—By Tom Philpott| Fri Apr. 27, 2012
That sums up the USDA's public reaction to news that a downed California dairy cow was discovered to have contracted bovine spongiform encephalopathy, also known as mad cow disease. The cow had an "atypical" case of BSE, one that likely doesn't come from BSE-infected feed, but rather from a genetic mutation, the agency insists.
Moreover, it never came close to entering the food supply, USDA stressed—it had shown up dead at a rendering facility, where it was randomly chosen for testing as part of the USDA's BSE-testing program. USDA chief Tom Vilsack, ever ready to jump to the meat industry's aid at a time of need, declared on CNN, "I'm having beef tonight for dinner. And that's no lie."
Global food and health agencies echoed the USDA's assessment, Bloomberg reports: "The U.S. finding of a case of mad cow disease shows the country’s surveillance system is working, according to the United Nations' Food & Agriculture Organization and the World Organisation for Animal Health."
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Let me raise two uncomfortable points about this case.
• The idea that the discovery of this BSE-stricken cow proves that the US "surveillance system is working" is, well, ludicrous. The cow showed up at Baker Commodities, a California company plant that buys spent cows from California's vast dairy industry and renders them into various pet and livestock feed products.
Here's how a Baker executive described the discovery to Business Week:
"We randomly pick a number of samples throughout the year, and this just happened to be one that we randomly sampled," Baker Commodities executive vice president Dennis Luckey said. "It showed no signs" of disease.
So when the rendering plant picked up the infected cow, it was just another dead cow to be rendered. However, in an update released Thursday afternoon, the USDA revealed that the animal was "humanely euthanized" on the dairy farm where it lived, "after it developed lameness and became recumbent." Apparently, the dairy farm did not communicate with the rendering plant that the cow had gone lame, and thus was a good candidate for BSE infection.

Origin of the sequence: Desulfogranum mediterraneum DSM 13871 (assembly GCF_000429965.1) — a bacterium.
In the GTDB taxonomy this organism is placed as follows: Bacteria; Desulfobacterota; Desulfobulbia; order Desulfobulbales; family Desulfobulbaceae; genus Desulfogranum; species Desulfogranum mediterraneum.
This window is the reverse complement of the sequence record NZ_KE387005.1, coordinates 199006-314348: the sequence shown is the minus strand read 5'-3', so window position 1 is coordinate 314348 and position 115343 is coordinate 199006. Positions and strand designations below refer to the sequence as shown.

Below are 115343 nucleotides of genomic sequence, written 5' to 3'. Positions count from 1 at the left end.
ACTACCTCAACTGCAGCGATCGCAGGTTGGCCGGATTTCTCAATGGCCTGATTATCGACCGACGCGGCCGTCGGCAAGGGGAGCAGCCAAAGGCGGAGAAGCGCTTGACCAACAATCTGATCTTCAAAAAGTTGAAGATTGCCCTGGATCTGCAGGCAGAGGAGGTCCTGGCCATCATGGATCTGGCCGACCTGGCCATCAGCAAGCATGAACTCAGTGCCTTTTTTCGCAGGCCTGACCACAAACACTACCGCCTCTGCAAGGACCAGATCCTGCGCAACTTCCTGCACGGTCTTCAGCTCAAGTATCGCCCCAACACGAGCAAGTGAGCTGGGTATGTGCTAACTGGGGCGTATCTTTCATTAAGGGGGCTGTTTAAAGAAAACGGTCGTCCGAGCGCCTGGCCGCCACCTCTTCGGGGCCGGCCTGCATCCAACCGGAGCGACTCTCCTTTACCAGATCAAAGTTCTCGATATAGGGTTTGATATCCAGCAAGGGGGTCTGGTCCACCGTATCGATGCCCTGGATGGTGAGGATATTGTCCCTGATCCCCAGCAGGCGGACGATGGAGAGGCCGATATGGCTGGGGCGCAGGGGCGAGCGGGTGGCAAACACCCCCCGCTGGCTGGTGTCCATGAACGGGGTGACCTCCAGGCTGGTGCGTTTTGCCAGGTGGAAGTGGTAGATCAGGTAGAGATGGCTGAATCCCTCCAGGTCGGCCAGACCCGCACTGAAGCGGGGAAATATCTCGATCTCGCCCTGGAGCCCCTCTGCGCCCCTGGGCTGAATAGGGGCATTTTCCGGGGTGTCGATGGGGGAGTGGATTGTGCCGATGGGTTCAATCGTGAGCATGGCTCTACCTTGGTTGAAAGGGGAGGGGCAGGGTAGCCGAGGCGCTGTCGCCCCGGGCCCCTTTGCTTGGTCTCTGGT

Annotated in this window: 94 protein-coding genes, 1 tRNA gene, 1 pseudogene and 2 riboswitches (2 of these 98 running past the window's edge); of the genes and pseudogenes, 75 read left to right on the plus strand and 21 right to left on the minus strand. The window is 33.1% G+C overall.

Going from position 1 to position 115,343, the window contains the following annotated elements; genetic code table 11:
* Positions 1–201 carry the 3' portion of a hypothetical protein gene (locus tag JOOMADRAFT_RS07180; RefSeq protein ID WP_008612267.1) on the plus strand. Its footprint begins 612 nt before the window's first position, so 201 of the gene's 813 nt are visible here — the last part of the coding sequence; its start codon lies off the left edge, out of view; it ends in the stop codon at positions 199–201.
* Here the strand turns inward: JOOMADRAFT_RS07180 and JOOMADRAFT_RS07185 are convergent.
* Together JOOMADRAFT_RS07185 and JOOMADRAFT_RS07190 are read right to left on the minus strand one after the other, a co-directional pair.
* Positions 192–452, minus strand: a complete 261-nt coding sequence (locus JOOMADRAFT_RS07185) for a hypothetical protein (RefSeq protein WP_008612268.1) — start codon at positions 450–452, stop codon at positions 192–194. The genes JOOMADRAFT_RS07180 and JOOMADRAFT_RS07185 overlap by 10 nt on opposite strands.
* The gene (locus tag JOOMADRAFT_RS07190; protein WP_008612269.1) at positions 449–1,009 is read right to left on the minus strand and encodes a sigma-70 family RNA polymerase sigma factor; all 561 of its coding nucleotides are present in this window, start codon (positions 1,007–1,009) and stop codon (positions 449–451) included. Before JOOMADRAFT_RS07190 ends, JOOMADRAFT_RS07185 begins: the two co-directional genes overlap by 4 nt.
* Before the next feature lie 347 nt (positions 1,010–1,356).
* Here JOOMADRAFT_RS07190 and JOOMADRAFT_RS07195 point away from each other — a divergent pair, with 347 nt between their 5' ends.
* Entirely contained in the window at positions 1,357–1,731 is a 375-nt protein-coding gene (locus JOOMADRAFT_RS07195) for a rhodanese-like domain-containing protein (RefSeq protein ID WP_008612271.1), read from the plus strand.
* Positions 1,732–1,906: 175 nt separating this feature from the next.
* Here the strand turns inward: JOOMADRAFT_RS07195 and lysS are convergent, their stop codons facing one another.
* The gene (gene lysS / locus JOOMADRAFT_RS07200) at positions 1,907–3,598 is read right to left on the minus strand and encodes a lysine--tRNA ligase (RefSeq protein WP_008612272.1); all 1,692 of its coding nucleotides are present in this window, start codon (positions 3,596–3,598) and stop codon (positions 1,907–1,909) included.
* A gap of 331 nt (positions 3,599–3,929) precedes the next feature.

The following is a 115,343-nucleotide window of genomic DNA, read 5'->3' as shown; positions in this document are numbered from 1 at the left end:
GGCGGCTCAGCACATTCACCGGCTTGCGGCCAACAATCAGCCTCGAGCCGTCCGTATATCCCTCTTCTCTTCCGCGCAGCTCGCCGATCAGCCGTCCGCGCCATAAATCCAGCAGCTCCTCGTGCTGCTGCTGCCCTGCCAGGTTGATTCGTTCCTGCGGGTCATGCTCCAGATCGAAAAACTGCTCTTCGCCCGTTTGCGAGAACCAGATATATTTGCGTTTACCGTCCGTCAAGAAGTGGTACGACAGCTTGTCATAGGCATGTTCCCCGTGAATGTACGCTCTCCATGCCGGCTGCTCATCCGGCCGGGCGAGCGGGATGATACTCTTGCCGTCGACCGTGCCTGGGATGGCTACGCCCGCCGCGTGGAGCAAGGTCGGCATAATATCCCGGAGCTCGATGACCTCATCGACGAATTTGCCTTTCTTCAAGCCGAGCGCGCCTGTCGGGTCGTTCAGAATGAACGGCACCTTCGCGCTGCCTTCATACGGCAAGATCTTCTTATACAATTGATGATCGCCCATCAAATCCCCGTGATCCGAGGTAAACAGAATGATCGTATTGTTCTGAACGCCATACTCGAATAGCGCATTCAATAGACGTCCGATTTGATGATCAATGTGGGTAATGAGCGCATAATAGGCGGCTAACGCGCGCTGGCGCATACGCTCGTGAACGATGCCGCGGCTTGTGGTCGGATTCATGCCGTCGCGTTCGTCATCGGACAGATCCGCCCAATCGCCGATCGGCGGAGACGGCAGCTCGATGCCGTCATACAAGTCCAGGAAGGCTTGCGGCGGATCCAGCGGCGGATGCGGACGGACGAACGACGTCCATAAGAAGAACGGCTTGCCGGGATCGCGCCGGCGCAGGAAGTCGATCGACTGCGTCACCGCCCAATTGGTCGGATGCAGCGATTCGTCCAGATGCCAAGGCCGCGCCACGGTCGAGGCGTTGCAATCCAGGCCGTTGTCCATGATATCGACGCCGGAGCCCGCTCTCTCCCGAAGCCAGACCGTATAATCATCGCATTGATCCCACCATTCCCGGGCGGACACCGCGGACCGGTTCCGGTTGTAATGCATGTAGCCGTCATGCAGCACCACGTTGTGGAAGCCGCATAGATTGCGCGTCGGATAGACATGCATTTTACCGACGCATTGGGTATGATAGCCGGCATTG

Altogether, the USDA program tests about 40,000 cows a year for mad cow—a tiny fraction of the millions that are slaughtered or otherwise die each year. (Bloomberg puts the portion tested annually at "less than 0.1 percent of the U.S. cattle herd.") By contrast, in the European Union, all sick or downed cattle over the age of 4 years old, all healthy cows over six years, are tested before being slaughtered or rendered. The California cow, the USDA said in its Thursday statement, was 10 years and seven months old—so it would have been automatically tested in Europe.
One more incentive to stop consuming dairy.
Still haven't found a creamer substitute for my coffee that I like, and I don't even bother with cheese substitutes anymore. I bought Daiya mozzarella because of all the great reviews and made a pizza with it; horrible.
Tomorrow morning I'll be making my own creamer, try try again.
I'll talk about the cheese and creamer in the veggie group.
I also tried the Daiya mozzarella. I'd rather have my pizza without cheese instead of that stuff. Just liker a focaccia. It works. You can put olives, arugula, crushed red pepper, green peppers, etc. comes out great and you don't miss the cheese much.
For coffee or tea, I found nothing yet. I don't mind the oatmeal milk, but I'm not cfazy about it. Please tell us how you're trying to make your own creamer!
Daiya, blah. Can't believe it gets good reviews yet has the consistency of uncooked pancake batter and a really weird test. Never again.
As far as creamer and cheese substitutes I've decided to try making my own. Nut based. I started the creamer this morning, its main ingredient is almonds. Won't be ready until this afternoon but I'll let you know. I'm going to be using cashews to create fake cheese.
If either are worthwhile I'll post in the veggie group.
In this case I'll drink the goats milk! It is the best alternate to cows milk.